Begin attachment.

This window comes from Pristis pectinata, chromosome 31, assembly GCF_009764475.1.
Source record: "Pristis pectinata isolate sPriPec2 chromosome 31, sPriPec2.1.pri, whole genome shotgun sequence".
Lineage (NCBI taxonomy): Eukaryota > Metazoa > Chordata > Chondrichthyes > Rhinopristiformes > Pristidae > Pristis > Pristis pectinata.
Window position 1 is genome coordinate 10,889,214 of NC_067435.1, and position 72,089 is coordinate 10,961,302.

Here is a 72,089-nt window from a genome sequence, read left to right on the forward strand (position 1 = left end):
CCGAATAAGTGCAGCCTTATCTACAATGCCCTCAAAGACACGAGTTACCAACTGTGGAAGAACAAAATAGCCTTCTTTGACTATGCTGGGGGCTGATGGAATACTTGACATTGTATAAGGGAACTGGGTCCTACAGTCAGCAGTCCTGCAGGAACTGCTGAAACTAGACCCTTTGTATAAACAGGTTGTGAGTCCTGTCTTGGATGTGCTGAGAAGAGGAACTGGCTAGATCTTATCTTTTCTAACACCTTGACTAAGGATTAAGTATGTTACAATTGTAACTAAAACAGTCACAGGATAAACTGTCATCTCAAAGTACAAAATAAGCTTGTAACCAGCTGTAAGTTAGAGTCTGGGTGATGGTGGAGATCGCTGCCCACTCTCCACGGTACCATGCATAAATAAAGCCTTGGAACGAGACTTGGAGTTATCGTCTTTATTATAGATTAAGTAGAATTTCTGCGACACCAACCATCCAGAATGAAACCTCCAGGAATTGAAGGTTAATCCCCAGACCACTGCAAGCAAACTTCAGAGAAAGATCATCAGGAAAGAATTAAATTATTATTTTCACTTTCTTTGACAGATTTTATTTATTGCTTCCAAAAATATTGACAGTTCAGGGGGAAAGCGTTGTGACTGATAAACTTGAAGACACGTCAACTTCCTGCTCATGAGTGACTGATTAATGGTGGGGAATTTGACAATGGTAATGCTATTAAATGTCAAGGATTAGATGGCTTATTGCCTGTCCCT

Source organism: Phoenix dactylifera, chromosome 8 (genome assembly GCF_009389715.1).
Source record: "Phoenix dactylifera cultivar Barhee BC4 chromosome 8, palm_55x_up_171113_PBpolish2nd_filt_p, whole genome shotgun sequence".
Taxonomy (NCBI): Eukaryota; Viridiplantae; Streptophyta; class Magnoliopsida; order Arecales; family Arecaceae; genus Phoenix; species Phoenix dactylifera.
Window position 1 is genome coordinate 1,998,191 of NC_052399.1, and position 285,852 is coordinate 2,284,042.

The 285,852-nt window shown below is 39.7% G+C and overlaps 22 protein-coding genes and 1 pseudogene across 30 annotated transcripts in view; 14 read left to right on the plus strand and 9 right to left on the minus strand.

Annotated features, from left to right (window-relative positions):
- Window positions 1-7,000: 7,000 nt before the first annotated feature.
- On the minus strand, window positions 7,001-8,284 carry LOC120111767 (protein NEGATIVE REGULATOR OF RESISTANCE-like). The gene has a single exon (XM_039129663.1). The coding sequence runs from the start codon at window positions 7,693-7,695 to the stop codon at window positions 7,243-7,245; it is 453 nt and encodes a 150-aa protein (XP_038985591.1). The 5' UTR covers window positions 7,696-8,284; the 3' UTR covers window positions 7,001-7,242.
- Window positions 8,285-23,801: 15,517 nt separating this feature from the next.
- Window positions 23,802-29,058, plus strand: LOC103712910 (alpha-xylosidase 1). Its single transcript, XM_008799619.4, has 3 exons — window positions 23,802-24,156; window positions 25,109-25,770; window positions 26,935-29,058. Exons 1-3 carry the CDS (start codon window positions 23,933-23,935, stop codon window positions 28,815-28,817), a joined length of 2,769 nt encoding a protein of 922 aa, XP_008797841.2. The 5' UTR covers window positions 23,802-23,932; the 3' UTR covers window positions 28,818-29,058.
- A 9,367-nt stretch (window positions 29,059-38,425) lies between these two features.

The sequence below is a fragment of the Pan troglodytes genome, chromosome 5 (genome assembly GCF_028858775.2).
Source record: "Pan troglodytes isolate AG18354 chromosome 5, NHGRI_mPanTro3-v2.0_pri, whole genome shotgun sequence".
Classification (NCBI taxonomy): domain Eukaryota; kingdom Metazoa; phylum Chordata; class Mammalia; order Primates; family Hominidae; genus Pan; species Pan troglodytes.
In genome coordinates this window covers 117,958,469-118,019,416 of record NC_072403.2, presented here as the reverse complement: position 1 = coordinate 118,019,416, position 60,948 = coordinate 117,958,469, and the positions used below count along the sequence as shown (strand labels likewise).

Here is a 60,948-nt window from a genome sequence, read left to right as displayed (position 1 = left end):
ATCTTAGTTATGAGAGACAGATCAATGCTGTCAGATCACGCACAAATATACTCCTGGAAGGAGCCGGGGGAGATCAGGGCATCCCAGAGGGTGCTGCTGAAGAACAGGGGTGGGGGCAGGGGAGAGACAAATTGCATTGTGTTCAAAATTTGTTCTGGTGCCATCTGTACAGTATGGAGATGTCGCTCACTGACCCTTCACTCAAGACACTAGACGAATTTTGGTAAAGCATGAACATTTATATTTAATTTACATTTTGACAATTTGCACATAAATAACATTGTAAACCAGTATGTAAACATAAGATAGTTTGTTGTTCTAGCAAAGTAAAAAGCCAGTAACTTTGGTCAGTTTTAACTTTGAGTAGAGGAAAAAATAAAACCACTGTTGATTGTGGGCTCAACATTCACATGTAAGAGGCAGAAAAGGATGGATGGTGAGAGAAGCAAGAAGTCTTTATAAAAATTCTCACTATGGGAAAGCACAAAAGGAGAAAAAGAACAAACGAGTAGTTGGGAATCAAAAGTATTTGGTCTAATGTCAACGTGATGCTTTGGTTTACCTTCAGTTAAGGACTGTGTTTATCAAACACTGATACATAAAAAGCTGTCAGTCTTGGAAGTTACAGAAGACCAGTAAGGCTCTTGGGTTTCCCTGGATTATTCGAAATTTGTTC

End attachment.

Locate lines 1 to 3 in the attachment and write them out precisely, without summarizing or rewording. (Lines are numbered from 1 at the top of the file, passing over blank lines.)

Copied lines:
This window comes from Pristis pectinata, chromosome 31, assembly GCF_009764475.1.
Source record: "Pristis pectinata isolate sPriPec2 chromosome 31, sPriPec2.1.pri, whole genome shotgun sequence".
Lineage (NCBI taxonomy): Eukaryota > Metazoa > Chordata > Chondrichthyes > Rhinopristiformes > Pristidae > Pristis > Pristis pectinata.